Urban Poverty And Crime


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Urban Poverty And Crime

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Urban Poverty And Crime

  1. 1. Economic Analysis in Planning <ul><ul><li>Urban poverty and crime </li></ul></ul>
  2. 2. Contents <ul><li>Poverty. </li></ul><ul><li>The urbanization of poverty. </li></ul><ul><li>Problems created by the Urban Poor. </li></ul><ul><li>Different Aspects of Poverty. </li></ul><ul><li>Poverty in the USA, Europe, and LDC. </li></ul><ul><li>Solutions. </li></ul><ul><li>Crime. </li></ul><ul><li>City Size and Crime Rates. </li></ul><ul><li>Explaining High-Crime Areas. </li></ul><ul><li>Crimes in UAE. </li></ul><ul><li>Effects and Solutions </li></ul>
  3. 3. What is Poverty? <ul><li>Lacking the essentials of life. (absolute poverty) </li></ul><ul><li>Lacking the ability to enjoy the standard of living that most other people enjoy. (relative poverty) </li></ul><ul><li>Poverty is state of living on an income below half the national average. </li></ul>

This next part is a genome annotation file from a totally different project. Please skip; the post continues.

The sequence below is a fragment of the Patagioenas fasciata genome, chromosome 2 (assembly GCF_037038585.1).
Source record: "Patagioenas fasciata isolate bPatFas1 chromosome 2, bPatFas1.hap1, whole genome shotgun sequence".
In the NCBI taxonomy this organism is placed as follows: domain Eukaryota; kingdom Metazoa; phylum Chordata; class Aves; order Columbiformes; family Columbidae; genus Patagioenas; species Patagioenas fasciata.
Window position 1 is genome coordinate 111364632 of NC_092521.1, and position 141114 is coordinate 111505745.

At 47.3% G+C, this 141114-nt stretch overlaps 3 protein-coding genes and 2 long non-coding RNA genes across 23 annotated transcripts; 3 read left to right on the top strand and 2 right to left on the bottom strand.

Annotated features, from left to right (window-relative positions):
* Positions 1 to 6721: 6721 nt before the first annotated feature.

4. 4. Some Facts <ul><li>The richest one fifth of the world’s population consume 75 percent of the world’s economic product. </li></ul><ul><li>The poorest one fifth of the world’s population consume less than two percent. </li></ul><ul><li>one quarter of the world’s population living in industrialized countries consume more than 80 percent of the world’s nonrenewable resources and most of the world’s food products. </li></ul>
  5. 7. The urbanization of poverty <ul><li>2020, about 2 billion people will live in already rapidly expanding urban slums. </li></ul><ul><li>This urbanization of poverty crates problems that affect the quality of life for all residents, problems that cities so far have been unable to resolve. </li></ul>
  6. 8. Special Problems created by the Urban Poor <ul><li>Poor neighborhoods need more services from government: </li></ul><ul><li>- Fire protection costs are higher. </li></ul><ul><li>- The need for police protection is greater. </li></ul><ul><li>- The need to deal with deteriorated or abandoned buildings. </li></ul><ul><li>- Public transportation is more essential. </li></ul><ul><li>- Children of the poor need more educational services. </li></ul><ul><li>At the same time, poor people do not have much income to tax, Slum dwellings do not generate much real estate property tax. Which explains why government services to the poor are low quality. </li></ul>